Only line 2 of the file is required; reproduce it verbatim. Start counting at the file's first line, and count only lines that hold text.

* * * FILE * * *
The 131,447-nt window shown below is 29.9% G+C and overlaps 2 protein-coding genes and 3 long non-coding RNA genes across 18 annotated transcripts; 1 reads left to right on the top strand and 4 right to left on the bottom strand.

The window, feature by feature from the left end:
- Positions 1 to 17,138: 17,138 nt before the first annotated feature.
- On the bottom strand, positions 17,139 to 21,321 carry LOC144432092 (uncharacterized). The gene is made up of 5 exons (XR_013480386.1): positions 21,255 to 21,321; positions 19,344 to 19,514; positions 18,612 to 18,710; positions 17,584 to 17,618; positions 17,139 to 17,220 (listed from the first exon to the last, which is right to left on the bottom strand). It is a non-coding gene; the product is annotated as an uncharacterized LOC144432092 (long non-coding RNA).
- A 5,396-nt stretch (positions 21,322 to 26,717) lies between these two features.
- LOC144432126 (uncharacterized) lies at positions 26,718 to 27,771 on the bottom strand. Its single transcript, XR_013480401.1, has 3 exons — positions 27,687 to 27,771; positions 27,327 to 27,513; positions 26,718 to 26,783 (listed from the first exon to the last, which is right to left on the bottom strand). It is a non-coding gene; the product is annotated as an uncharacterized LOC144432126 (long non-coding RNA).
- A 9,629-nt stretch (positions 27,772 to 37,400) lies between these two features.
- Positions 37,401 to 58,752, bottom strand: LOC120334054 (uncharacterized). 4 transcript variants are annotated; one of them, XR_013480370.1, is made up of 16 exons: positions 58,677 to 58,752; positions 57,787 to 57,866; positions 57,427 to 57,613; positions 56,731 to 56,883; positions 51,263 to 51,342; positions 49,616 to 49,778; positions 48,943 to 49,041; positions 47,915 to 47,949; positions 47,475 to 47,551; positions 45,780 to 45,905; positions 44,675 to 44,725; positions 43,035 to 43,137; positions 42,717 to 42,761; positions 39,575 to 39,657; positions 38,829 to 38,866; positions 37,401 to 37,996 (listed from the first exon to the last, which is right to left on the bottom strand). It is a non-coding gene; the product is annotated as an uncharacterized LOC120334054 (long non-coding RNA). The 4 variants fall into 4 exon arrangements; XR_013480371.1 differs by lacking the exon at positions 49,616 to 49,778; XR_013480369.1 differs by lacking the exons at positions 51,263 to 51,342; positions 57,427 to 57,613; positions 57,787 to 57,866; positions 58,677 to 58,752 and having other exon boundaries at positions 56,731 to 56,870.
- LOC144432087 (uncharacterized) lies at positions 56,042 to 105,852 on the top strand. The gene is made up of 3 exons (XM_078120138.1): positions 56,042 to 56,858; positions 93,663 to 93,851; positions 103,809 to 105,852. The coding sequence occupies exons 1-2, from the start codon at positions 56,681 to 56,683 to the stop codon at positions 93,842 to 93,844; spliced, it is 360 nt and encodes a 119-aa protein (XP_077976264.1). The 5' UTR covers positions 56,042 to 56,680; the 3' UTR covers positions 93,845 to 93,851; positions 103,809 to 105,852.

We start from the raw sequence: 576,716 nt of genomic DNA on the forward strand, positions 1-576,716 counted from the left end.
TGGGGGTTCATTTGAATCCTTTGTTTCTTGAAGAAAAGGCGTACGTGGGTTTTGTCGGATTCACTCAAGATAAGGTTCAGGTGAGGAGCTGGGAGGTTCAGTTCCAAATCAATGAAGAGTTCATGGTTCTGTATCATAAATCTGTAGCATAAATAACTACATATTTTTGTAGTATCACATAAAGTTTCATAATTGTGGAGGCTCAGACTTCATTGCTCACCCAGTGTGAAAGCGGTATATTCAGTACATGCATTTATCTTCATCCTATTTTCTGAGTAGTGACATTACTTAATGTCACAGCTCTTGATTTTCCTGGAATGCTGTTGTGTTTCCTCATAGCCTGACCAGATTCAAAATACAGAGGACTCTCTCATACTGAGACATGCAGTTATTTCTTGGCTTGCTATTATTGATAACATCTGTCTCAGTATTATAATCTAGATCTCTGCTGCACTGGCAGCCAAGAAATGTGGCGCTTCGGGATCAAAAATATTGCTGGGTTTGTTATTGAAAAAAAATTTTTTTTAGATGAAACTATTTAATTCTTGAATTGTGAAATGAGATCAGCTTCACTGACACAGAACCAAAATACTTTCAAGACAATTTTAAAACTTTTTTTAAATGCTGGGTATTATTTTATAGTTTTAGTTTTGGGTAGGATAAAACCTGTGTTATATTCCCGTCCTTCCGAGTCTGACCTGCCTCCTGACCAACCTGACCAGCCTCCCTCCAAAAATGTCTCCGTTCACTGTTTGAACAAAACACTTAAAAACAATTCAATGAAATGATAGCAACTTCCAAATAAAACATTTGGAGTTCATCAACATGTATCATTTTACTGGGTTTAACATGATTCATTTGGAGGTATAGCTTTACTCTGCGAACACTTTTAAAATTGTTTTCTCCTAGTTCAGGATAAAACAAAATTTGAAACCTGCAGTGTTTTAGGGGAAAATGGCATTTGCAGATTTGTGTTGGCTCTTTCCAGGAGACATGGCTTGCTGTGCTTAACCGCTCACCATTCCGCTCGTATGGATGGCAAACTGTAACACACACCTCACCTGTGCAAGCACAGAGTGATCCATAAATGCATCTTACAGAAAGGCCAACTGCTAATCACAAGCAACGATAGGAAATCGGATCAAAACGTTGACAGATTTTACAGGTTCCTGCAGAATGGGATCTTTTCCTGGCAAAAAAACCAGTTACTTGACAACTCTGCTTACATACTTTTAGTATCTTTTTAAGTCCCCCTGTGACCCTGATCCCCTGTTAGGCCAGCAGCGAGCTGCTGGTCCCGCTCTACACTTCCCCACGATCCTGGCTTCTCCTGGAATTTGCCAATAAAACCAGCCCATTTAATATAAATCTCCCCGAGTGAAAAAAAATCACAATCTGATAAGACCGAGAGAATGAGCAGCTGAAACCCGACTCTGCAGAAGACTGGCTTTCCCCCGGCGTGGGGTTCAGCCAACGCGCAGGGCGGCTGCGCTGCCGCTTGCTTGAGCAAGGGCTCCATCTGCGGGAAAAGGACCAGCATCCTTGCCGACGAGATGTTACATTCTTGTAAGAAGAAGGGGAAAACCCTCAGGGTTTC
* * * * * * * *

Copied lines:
The window, feature by feature from the left end: